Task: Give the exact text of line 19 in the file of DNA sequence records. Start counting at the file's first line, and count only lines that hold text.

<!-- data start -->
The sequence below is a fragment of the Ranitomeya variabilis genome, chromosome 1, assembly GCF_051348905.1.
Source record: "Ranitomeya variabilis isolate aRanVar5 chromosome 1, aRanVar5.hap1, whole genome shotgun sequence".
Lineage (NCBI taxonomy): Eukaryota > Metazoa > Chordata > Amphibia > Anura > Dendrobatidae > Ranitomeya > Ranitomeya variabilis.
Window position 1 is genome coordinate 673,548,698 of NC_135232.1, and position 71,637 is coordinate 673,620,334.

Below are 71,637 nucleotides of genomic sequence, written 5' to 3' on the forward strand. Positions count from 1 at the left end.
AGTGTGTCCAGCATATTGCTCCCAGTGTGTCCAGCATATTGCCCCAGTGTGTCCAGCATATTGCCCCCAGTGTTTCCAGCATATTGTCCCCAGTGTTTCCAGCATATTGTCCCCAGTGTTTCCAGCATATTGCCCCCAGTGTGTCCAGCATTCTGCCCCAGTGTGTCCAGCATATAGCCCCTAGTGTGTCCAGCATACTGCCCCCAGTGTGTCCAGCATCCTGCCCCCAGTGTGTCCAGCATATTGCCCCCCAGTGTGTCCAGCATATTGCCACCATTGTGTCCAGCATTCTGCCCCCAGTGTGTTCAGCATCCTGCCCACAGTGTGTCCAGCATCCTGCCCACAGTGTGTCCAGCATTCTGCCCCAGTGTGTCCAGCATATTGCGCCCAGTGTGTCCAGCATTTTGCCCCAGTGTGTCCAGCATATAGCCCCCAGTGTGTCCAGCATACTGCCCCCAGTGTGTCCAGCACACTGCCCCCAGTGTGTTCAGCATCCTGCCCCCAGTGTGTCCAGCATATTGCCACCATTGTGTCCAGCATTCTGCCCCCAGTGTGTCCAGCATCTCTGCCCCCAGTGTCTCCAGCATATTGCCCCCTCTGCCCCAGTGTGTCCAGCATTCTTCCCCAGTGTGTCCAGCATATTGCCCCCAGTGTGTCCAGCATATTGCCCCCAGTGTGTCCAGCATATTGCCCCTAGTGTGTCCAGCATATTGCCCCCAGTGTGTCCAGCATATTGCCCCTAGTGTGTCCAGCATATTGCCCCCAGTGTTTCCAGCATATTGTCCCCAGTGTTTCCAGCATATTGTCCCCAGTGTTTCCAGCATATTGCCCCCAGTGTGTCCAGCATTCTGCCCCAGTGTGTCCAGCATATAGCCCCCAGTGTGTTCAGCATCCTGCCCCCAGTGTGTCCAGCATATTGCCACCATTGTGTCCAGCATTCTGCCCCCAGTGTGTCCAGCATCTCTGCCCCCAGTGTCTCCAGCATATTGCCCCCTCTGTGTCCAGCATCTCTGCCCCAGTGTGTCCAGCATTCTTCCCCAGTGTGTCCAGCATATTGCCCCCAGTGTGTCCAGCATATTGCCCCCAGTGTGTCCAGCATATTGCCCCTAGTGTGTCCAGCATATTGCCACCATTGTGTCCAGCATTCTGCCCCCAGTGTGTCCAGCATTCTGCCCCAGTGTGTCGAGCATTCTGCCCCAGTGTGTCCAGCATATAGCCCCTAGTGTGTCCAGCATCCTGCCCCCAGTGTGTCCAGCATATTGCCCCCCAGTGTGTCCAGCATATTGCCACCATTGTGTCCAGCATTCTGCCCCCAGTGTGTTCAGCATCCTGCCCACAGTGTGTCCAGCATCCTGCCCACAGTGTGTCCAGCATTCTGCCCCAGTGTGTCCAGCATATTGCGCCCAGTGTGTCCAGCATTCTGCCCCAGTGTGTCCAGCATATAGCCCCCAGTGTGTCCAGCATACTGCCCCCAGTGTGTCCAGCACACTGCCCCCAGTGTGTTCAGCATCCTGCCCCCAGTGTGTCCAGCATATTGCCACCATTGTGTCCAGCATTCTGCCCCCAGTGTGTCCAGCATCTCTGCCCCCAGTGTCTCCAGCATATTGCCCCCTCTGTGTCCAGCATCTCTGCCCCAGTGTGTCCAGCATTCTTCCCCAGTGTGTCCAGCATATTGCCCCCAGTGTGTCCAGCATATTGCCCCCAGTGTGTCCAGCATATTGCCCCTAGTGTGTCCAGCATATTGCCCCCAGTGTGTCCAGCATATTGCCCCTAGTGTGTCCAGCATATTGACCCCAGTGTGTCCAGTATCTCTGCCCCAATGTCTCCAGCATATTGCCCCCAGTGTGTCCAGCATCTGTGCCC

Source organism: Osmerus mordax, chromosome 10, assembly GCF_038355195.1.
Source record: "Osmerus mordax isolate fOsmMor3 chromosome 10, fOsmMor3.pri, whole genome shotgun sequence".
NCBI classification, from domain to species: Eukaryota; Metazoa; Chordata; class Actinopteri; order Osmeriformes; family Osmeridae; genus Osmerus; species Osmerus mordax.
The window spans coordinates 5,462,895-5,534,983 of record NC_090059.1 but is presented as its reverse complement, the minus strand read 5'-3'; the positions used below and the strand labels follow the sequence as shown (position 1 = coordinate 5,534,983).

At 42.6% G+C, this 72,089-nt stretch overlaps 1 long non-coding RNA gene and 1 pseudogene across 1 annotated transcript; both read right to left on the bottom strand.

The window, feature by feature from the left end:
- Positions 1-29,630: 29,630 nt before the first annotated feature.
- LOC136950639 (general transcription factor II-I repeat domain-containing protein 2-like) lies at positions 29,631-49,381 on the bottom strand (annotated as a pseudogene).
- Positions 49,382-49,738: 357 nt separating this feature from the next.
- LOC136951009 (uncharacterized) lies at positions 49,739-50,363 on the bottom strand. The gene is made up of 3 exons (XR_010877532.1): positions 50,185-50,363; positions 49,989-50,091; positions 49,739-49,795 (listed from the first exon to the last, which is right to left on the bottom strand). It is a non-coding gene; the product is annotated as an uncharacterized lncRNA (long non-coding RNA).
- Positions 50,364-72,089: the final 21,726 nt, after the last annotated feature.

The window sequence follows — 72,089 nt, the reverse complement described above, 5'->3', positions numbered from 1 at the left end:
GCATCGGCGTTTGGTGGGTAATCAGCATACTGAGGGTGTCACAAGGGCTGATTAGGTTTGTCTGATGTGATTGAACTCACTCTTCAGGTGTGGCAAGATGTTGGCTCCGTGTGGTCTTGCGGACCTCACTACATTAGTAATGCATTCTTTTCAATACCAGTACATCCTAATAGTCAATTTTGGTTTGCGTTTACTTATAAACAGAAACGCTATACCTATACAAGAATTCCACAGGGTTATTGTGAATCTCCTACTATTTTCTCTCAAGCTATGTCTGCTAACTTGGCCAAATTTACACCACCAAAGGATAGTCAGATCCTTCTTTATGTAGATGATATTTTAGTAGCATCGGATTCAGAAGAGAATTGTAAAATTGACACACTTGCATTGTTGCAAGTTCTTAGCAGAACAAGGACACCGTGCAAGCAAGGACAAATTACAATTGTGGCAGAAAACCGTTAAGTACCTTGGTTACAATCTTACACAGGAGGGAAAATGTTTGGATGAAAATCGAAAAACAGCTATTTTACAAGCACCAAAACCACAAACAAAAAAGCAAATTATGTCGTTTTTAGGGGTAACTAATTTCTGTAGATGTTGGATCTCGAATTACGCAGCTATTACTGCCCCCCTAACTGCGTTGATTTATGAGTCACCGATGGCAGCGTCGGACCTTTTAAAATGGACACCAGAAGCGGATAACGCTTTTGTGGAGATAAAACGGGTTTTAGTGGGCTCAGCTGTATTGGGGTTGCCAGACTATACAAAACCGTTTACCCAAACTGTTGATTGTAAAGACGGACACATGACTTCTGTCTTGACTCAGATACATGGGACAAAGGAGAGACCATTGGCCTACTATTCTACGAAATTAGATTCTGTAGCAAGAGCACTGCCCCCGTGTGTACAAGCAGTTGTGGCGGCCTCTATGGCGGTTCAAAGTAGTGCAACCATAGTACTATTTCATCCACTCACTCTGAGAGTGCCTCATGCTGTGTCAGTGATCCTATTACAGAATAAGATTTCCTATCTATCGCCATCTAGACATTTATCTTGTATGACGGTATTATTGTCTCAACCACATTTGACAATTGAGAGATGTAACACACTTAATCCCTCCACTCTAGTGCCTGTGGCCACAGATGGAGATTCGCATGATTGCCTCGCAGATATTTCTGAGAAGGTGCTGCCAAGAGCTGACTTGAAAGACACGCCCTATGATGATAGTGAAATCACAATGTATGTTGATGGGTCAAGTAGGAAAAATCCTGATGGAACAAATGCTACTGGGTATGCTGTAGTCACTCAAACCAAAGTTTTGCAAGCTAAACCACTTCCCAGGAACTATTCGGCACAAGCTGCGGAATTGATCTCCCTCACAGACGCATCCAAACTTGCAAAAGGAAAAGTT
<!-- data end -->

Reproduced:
GCATCGGCGTTTGGTGGGTAATCAGCATACTGAGGGTGTCACAAGGGCTGATTAGGTTTGTCTGATGTGATTGAACTCACTCTTCAGGTGTGGCAAGATGTTGGCTCCGTGTGGTCTTGCGGACCTCACTACATTAGTAATGCATTCTTTTCAATACCAGTACATCCTAATAGTCAATTTTGGTTTGCGTTTACTTATAAACAGAAACGCTATACCTATACAAGAATTCCACAGGGTTATTGTGAATCTCCTACTATTTTCTCTCAAGCTATGTCTGCTAACTTGGCCAAATTTACACCACCAAAGGATAGTCAGATCCTTCTTTATGTAGATGATATTTTAGTAGCATCGGATTCAGAAGAGAATTGTAAAATTGACACACTTGCATTGTTGCAAGTTCTTAGCAGAACAAGGACACCGTGCAAGCAAGGACAAATTACAATTGTGGCAGAAAACCGTTAAGTACCTTGGTTACAATCTTACACAGGAGGGAAAATGTTTGGATGAAAATCGAAAAACAGCTATTTTACAAGCACCAAAACCACAAACAAAAAAGCAAATTATGTCGTTTTTAGGGGTAACTAATTTCTGTAGATGTTGGATCTCGAATTACGCAGCTATTACTGCCCCCCTAACTGCGTTGATTTATGAGTCACCGATGGCAGCGTCGGACCTTTTAAAATGGACACCAGAAGCGGATAACGCTTTTGTGGAGATAAAACGGGTTTTAGTGGGCTCAGCTGTATTGGGGTTGCCAGACTATACAAAACCGTTTACCCAAACTGTTGATTGTAAAGACGGACACATGACTTCTGTCTTGACTCAGATACATGGGACAAAGGAGAGACCATTGGCCTACTATTCTACGAAATTAGATTCTGTAGCAAGAGCACTGCCCCCGTGTGTACAAGCAGTTGTGGCGGCCTCTATGGCGGTTCAAAGTAGTGCAACCATAGTACTATTTCATCCACTCACTCTGAGAGTGCCTCATGCTGTGTCAGTGATCCTATTACAGAATAAGATTTCCTATCTATCGCCATCTAGACATTTATCTTGTATGACGGTATTATTGTCTCAACCACATTTGACAATTGAGAGATGTAACACACTTAATCCCTCCACTCTAGTGCCTGTGGCCACAGATGGAGATTCGCATGATTGCCTCGCAGATATTTCTGAGAAGGTGCTGCCAAGAGCTGACTTGAAAGACACGCCCTATGATGATAGTGAAATCACAATGTATGTTGATGGGTCAAGTAGGAAAAATCCTGATGGAACAAATGCTACTGGGTATGCTGTAGTCACTCAAACCAAAGTTTTGCAAGCTAAACCACTTCCCAGGAACTATTCGGCACAAGCTGCGGAATTGATCTCCCTCACAGACGCATCCAAACTTGCAAAAGGAAAAGTT